Equally, Sarri’s Napoli punched above their weight when pushing Juventus so close in the title race in 2018. Their performance levels were ridiculously high given their resources and playing staff and that was all due to Sarri’s tactics. There are other examples too; Di Francesco’s Sassuolo reached the Europa League with a squad that should have been nowhere near the European places thanks to Di Francesco finding an edge with his attacking style.

It would be possible, of course, to create an edge with a well-functioning defensive style too. However, it’s much easier to create buy-in from fans if they enjoy watching the football their team plays. Even in the cut-throat environment of Italian football, that could buy a coach more time. Clubs are now appointing attacking coaches to find that edge and unearth the next Sarri. This is where his influence can be seen the most.

Roberto Mancini and the national team

One man who has really embraced this new wave of attacking football is Roberto Mancini. Since becoming Italy coach, Mancini has established a very attractive style of progressive passing from the back with a technically superb front-six. Where former Italian coaches such as Conte and Giampiero Ventura have looked to build a team based on the defenders at their disposal, Mancini has opted to build a team around his creative and technical midfield trio of Jorginho, Marco Verratti and Nicolò Barella. With no striker performing to the levels of former superstars such as Christian Vieri or Luca Toni, Mancini has often used a front three of Lorenzo Insigne, Federico Bernardeschi and Federico Chiesa. For Italy, playing without a recognised striker has previously been unheard of, but Mancini has decided to fill his team with as many creative, technical players as possible. This proved vindicated in the recent win against Bosnia and Herzegovina when Mancini replaced Serie A’s top scorer Fabio Quagliarella at half-time with the winger Chiesa, moving Bernardeschi into a shadow striker role. Italy improved, gained control and eventually won with Insigne scoring and assisting.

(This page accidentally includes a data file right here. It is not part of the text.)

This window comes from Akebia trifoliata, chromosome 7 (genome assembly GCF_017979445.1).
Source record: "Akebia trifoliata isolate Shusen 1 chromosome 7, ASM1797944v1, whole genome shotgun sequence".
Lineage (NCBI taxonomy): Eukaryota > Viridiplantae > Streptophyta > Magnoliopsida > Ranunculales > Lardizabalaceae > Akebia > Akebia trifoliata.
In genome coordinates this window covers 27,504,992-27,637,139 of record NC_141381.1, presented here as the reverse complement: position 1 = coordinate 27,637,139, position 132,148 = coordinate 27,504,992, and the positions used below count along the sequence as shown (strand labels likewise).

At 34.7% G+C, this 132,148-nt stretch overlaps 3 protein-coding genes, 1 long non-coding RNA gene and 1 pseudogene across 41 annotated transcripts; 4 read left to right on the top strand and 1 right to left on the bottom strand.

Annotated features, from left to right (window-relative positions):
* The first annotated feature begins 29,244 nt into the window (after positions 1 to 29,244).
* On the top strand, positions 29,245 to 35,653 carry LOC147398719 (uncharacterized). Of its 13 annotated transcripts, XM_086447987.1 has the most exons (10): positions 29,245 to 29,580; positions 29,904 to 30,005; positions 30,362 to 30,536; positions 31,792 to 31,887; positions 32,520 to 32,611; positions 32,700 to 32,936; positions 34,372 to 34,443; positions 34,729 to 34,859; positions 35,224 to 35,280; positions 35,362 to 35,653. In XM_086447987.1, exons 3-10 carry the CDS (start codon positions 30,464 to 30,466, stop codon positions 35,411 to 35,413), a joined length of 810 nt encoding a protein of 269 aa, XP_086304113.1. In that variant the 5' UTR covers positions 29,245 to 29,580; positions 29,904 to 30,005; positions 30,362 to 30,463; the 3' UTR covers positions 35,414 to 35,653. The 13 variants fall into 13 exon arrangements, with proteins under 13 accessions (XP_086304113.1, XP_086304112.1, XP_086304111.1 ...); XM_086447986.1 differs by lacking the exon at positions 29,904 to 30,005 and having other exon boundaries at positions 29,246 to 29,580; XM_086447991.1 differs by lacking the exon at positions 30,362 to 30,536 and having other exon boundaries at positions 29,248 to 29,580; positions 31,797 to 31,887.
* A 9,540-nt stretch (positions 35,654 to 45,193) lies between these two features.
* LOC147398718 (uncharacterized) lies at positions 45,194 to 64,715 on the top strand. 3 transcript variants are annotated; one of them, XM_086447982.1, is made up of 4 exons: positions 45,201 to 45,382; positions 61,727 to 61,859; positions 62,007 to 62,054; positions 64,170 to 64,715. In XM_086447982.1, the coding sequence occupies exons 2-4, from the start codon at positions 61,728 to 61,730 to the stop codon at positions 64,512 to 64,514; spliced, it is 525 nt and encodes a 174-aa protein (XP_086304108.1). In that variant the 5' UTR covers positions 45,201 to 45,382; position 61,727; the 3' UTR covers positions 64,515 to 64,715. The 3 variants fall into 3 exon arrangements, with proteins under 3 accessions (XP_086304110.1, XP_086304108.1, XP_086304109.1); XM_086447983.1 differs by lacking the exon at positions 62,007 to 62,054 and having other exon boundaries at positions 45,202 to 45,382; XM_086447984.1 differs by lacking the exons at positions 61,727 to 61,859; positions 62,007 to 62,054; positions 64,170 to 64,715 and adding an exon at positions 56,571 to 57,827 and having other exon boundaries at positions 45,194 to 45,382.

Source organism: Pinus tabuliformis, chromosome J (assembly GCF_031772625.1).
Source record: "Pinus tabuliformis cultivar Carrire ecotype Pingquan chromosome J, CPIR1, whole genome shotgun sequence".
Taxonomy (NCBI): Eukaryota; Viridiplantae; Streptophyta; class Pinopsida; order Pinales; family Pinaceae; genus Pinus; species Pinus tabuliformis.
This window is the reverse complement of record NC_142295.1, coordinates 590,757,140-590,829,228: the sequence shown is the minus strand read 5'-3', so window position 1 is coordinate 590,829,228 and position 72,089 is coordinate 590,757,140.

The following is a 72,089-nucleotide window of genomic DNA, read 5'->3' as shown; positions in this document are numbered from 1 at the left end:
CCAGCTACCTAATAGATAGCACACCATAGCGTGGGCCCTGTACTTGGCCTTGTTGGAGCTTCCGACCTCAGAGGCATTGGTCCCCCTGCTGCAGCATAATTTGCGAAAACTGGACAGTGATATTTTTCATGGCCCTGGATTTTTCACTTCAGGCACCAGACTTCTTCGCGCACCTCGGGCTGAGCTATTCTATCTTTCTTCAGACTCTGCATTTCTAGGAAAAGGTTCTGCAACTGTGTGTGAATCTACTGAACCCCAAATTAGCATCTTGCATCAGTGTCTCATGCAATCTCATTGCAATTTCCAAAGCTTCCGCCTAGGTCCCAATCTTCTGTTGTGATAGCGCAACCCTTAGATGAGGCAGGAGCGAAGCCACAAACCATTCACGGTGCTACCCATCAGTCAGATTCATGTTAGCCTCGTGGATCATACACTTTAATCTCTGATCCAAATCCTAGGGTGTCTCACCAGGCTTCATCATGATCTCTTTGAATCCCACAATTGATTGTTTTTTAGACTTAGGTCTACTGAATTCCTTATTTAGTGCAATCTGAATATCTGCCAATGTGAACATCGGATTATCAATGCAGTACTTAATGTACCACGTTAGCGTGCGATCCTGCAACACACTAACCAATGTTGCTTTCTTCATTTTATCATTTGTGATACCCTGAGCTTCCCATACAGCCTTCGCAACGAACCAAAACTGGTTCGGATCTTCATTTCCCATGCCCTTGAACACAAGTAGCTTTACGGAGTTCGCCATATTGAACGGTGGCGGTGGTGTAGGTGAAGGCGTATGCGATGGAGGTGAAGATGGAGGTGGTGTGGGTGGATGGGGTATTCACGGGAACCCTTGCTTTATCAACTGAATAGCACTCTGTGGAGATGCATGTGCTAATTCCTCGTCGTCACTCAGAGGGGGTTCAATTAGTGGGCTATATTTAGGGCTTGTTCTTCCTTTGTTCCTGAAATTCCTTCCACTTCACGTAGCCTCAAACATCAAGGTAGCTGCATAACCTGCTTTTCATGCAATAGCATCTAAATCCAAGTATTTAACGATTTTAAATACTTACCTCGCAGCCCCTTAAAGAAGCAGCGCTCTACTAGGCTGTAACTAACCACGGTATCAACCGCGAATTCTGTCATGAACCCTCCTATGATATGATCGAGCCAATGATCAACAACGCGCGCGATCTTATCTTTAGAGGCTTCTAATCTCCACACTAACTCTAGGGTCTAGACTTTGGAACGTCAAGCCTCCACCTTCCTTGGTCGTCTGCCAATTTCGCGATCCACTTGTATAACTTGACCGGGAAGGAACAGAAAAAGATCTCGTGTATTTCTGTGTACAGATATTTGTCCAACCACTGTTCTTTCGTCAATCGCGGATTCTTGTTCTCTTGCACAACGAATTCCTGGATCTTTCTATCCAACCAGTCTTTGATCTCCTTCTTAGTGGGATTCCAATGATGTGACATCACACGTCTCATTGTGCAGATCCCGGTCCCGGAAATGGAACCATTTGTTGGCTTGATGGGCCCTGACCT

The new Italian national team is built on the creative talents of their midfield and attacking midfielders rather than the defensive solidity of Gianluigi Buffon, Leonardo Bonucci, Andrea Barzagli and Giorgio Chiellini as Conte and Ventura’s teams were. Mancini’s analysis upon taking over must have identified the emerging generation of creative attackers and midfielders. Thus, Mancini has been instrumental in choosing to believe the best way for Italy to return to the top of international football is to be a proactive, dominant side and to trust the talents of his midfield and attacking players.

Which trends can be seen in Italian tactics?

The influence of Sarri and Gasperini can be seen in many of Italy’s top-flight teams today. More and more teams look to build from the back and invite pressure to play through the opponent’s defensive lines, an approach a coach like Giampaolo has deployed for a long time. Possession in Italian football today is also very vertical, as sides look to cut their opponent open with quick passing combinations on the move. Thus, possession is not as laboured and sterile as it often had been in the past.

Due to this trend of playing from the back, most teams also look to press high and force turnovers far up the pitch. The methods of pressing still vary, and this is where Sarri’s positional approach is yet to replace the man-orientated nature of traditional Italian defending. Here, Gasperini’s Atalanta is the most extreme with their aggressive man-marking, but coaches like Di Francesco, Inzaghi and Ancelotti also deploys man-orientated pressing schemes.

You can trace the roots of some of Sarri’s defensive concepts back to Arrigo Sacchi’s Milan with their energetic pressing and zonal marking, but a lot of that approach went missing in the late 90s, and for much of the 00s and 10s, and is only just returning thanks to coaches like Sarri, Conte and Giampaolo.

Conclusion

Italian football has undergone a cultural revolution in the last five years and the Serie A has emerged as a league where some of Europe’s most entertaining sides ply their trade. Mancini, Sarri and Gasperini have all had important roles to play in this revolution. More than anything, the latter two have shown how clubs can create a competitive edge. Italian football is on the rise, but to succeed in European football, on club and international level, it needs an edge. Juventus, always the pragmatic, cynical serial winners, have also realised this as they look to make their Italian domination continental. Therefore, it is not surprising that they have identified Sarri and his football as the man to give them that edge.